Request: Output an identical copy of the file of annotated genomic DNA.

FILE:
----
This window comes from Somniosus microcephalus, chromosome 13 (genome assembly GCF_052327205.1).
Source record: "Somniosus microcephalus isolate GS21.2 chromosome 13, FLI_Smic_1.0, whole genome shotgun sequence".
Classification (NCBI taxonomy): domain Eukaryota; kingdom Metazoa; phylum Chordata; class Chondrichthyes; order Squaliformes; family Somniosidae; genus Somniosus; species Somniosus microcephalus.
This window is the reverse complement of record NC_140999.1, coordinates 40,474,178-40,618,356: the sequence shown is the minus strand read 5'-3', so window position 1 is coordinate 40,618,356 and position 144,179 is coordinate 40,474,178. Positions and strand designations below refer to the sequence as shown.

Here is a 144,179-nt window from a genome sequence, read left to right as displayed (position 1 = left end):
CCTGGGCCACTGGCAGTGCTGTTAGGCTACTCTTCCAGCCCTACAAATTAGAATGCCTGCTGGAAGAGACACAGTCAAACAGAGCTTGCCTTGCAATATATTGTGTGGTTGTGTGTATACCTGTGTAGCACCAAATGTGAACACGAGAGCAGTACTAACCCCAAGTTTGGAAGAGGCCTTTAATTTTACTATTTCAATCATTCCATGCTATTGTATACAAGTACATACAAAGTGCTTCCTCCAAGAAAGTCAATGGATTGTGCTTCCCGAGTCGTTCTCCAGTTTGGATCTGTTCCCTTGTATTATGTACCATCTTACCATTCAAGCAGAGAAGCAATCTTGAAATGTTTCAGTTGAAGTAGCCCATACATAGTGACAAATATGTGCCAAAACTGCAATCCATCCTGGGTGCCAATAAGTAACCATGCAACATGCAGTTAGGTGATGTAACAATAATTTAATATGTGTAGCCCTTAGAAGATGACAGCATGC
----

This window comes from Somniosus microcephalus, chromosome 13 (genome assembly GCF_052327205.1).
Source record: "Somniosus microcephalus isolate GS21.2 chromosome 13, FLI_Smic_1.0, whole genome shotgun sequence".
Classification (NCBI taxonomy): domain Eukaryota; kingdom Metazoa; phylum Chordata; class Chondrichthyes; order Squaliformes; family Somniosidae; genus Somniosus; species Somniosus microcephalus.
This window is the reverse complement of record NC_140999.1, coordinates 40,474,178-40,618,356: the sequence shown is the minus strand read 5'-3', so window position 1 is coordinate 40,618,356 and position 144,179 is coordinate 40,474,178. Positions and strand designations below refer to the sequence as shown.

Here is a 144,179-nt window from a genome sequence, read left to right as displayed (position 1 = left end):
CCTGGGCCACTGGCAGTGCTGTTAGGCTACTCTTCCAGCCCTACAAATTAGAATGCCTGCTGGAAGAGACACAGTCAAACAGAGCTTGCCTTGCAATATATTGTGTGGTTGTGTGTATACCTGTGTAGCACCAAATGTGAACACGAGAGCAGTACTAACCCCAAGTTTGGAAGAGGCCTTTAATTTTACTATTTCAATCATTCCATGCTATTGTATACAAGTACATACAAAGTGCTTCCTCCAAGAAAGTCAATGGATTGTGCTTCCCGAGTCGTTCTCCAGTTTGGATCTGTTCCCTTGTATTATGTACCATCTTACCATTCAAGCAGAGAAGCAATCTTGAAATGTTTCAGTTGAAGTAGCCCATACATAGTGACAAATATGTGCCAAAACTGCAATCCATCCTGGGTGCCAATAAGTAACCATGCAACATGCAGTTAGGTGATGTAACAATAATTTAATATGTGTAGCCCTTAGAAGATGACAGCATGC